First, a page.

These topics are interesting and valuable to discuss; however, let’s look at a few data points around some performance metrics we’ve noticed across two specific verticals: financial services and retail. These verticals provide some good insight beyond noting that Microsoft’s search market share has increased.
The market share shift is probably the most talked- and written-about. It’s worth noting again here, especially because it’s the first time I can remember where the main storyline wasn’t Google’s market share increasing.
Microsoft’s search market share increased from 8 percent in May to 9 percent in July, according to comScore.
By no means has this significantly shifted the online landscape. However, our clients in both verticals have felt a lift in impressions — a direct measure on search volume. Our retail clients are up slightly (6 percent), while our financial services clients are up significantly (27 percent).
This goes beyond just Bing’s growth, and is an also an indicator of the recent rebound in the stock market. This volume growth is also interesting, given a lot of the testing that has been occurring in the way the paid listings are being displayed.
We’ve noticed on several occasions that the number of paid ads shifts significantly. This isn’t unique to Bing, but appears to be more in flux, and to have a greater variance than with other engines.
All the press and interest that people have shown over Bing has brought additional advertisers and added spend from current advertisers. This additional interest has lead directly to an increase in cost per click (CPC).
CPCs will naturally rise with additional competition; however, many advertisers haven’t been paying a lot of attention to their Bing results. Now, they’re suddenly realizing that the ROI has been strong and they’re trying to compete for the lift in impressions.
Again, financial services in particular have seen a significant increase (68 percent), which can mean as much as $5 increase per click considering the higher product value for some financial services products like mortgages or home equity loans.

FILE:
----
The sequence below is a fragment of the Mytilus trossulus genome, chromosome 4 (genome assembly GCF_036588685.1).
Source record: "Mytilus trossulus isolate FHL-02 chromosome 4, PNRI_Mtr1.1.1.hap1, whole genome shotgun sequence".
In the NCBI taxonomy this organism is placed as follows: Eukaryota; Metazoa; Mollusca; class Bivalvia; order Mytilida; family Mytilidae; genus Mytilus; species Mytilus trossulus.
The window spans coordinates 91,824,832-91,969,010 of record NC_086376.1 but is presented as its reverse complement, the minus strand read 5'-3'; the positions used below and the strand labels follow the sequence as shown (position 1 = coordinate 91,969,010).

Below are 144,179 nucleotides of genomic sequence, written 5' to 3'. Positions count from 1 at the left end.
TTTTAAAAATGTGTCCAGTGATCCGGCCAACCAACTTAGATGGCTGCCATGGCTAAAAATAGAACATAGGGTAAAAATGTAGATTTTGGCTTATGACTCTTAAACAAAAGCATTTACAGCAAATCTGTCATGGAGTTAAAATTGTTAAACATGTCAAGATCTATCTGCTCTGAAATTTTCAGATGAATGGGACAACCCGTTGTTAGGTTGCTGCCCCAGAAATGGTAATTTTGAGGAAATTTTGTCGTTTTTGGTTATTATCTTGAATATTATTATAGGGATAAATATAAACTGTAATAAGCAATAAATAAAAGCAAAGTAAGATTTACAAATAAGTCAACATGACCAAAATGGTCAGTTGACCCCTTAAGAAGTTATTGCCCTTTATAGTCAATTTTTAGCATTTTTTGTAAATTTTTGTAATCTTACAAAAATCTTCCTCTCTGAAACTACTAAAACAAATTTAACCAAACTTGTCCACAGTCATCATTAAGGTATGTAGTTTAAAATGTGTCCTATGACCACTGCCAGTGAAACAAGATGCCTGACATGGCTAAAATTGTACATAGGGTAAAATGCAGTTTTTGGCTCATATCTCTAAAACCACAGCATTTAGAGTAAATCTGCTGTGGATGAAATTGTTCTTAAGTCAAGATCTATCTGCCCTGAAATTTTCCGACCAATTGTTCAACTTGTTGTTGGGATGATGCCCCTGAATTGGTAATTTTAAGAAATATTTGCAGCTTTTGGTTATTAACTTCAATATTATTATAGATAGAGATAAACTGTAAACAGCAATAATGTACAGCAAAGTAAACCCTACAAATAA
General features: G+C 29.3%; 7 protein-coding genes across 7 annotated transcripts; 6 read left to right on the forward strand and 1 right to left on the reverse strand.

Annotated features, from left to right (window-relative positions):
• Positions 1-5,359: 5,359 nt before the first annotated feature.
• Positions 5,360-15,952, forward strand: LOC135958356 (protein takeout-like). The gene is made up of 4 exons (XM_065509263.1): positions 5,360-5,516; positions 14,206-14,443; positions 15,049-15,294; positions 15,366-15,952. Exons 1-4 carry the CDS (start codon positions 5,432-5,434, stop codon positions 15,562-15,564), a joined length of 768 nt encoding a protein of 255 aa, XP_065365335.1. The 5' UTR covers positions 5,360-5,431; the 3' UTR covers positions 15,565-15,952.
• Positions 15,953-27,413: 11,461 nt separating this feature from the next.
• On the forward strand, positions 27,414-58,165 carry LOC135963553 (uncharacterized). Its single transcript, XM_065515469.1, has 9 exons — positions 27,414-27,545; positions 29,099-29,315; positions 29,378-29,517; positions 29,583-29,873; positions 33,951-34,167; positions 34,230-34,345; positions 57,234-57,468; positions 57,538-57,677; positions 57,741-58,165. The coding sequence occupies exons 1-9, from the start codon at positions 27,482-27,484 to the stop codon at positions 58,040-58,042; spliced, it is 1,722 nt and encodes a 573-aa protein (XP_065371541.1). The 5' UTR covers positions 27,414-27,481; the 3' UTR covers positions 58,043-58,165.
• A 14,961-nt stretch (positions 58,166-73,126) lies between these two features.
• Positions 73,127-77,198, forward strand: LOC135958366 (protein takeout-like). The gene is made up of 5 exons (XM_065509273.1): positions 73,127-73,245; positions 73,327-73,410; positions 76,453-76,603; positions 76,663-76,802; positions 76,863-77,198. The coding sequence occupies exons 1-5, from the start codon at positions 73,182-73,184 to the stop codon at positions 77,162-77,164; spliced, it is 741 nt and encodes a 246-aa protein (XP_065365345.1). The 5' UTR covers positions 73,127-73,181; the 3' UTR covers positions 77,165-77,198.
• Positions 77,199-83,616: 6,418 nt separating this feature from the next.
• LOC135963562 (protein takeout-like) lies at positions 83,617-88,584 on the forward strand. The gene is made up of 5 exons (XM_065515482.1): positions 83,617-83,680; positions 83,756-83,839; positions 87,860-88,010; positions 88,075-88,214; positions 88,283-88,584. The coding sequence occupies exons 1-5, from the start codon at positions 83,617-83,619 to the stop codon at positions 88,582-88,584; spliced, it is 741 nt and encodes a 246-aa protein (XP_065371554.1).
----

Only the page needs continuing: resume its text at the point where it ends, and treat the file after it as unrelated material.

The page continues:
What does it all mean to the bottom line? For the near term, we’ve seen positive results. Our retail clients have seen a decrease in cost per order (CPO) of 32 percent, which not only increases the value of Bing’s traffic, but brings down the overall CPO across the entire paid search portfolio and allows for incremental opportunity wherever it may exist.
In financial services, the CPO is slightly higher (1 percent), but considering the greatly increased CPC, we can’t ask for much better. This decrease is largely due to two factors:
- Bing Cashback. With consumers looking to save any money they can, having this available to consumers increases the overall conversion, even for advertisers who don’t offer this service.
- The ability to refine search terms, or dive deeper into any given category. These examples have given consumers the ability to quickly refine their searches without clicking on any ads first, and therefore increasing the conversion rate due to the refinement of results and getting consumers closer to what they want quickly.
Overall, Bing is certainly something that, if you have the budget and time to dedicate (while Microsoft updated their search results they haven’t done anything to improve the ease of use within their interface and it isn’t always the easiest place to make changes), is an opportunity worth pursuing. It will be key to watch the rising CPCs and the looming Yahoo/MSN deal, which is a whole other story.